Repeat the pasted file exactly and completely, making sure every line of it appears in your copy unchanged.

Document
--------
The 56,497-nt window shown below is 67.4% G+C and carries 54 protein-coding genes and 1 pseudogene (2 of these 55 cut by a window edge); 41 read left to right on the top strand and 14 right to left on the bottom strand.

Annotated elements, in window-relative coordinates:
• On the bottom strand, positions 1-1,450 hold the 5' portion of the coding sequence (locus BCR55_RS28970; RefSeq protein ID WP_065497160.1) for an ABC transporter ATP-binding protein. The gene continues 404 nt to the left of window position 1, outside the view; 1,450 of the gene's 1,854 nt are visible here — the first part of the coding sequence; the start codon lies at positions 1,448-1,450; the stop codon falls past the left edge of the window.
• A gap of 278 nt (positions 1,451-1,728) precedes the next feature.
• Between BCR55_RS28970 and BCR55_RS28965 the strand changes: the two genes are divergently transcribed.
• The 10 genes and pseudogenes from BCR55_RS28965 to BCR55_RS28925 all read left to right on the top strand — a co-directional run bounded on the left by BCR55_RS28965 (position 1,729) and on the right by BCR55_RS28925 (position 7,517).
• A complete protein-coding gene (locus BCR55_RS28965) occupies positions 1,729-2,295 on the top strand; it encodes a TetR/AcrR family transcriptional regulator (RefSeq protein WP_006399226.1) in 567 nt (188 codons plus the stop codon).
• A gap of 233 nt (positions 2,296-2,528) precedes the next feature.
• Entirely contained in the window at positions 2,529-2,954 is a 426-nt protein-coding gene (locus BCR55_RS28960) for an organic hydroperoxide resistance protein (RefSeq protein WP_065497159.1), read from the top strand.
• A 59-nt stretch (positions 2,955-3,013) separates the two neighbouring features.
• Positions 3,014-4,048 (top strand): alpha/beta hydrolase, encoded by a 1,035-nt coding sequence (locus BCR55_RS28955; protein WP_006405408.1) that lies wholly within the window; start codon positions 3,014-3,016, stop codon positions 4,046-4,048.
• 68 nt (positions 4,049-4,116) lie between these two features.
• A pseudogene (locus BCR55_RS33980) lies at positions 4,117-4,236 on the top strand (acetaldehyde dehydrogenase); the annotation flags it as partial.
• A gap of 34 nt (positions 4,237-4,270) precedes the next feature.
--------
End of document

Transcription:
The 56,497-nt window shown below is 67.4% G+C and carries 54 protein-coding genes and 1 pseudogene (2 of these 55 cut by a window edge); 41 read left to right on the top strand and 14 right to left on the bottom strand.

Annotated elements, in window-relative coordinates:
• On the bottom strand, positions 1-1,450 hold the 5' portion of the coding sequence (locus BCR55_RS28970; RefSeq protein ID WP_065497160.1) for an ABC transporter ATP-binding protein. The gene continues 404 nt to the left of window position 1, outside the view; 1,450 of the gene's 1,854 nt are visible here — the first part of the coding sequence; the start codon lies at positions 1,448-1,450; the stop codon falls past the left edge of the window.
• A gap of 278 nt (positions 1,451-1,728) precedes the next feature.
• Between BCR55_RS28970 and BCR55_RS28965 the strand changes: the two genes are divergently transcribed.
• The 10 genes and pseudogenes from BCR55_RS28965 to BCR55_RS28925 all read left to right on the top strand — a co-directional run bounded on the left by BCR55_RS28965 (position 1,729) and on the right by BCR55_RS28925 (position 7,517).
• A complete protein-coding gene (locus BCR55_RS28965) occupies positions 1,729-2,295 on the top strand; it encodes a TetR/AcrR family transcriptional regulator (RefSeq protein WP_006399226.1) in 567 nt (188 codons plus the stop codon).
• A gap of 233 nt (positions 2,296-2,528) precedes the next feature.
• Entirely contained in the window at positions 2,529-2,954 is a 426-nt protein-coding gene (locus BCR55_RS28960) for an organic hydroperoxide resistance protein (RefSeq protein WP_065497159.1), read from the top strand.
• A 59-nt stretch (positions 2,955-3,013) separates the two neighbouring features.
• Positions 3,014-4,048 (top strand): alpha/beta hydrolase, encoded by a 1,035-nt coding sequence (locus BCR55_RS28955; protein WP_006405408.1) that lies wholly within the window; start codon positions 3,014-3,016, stop codon positions 4,046-4,048.
• 68 nt (positions 4,049-4,116) lie between these two features.
• A pseudogene (locus BCR55_RS33980) lies at positions 4,117-4,236 on the top strand (acetaldehyde dehydrogenase); the annotation flags it as partial.
• A gap of 34 nt (positions 4,237-4,270) precedes the next feature.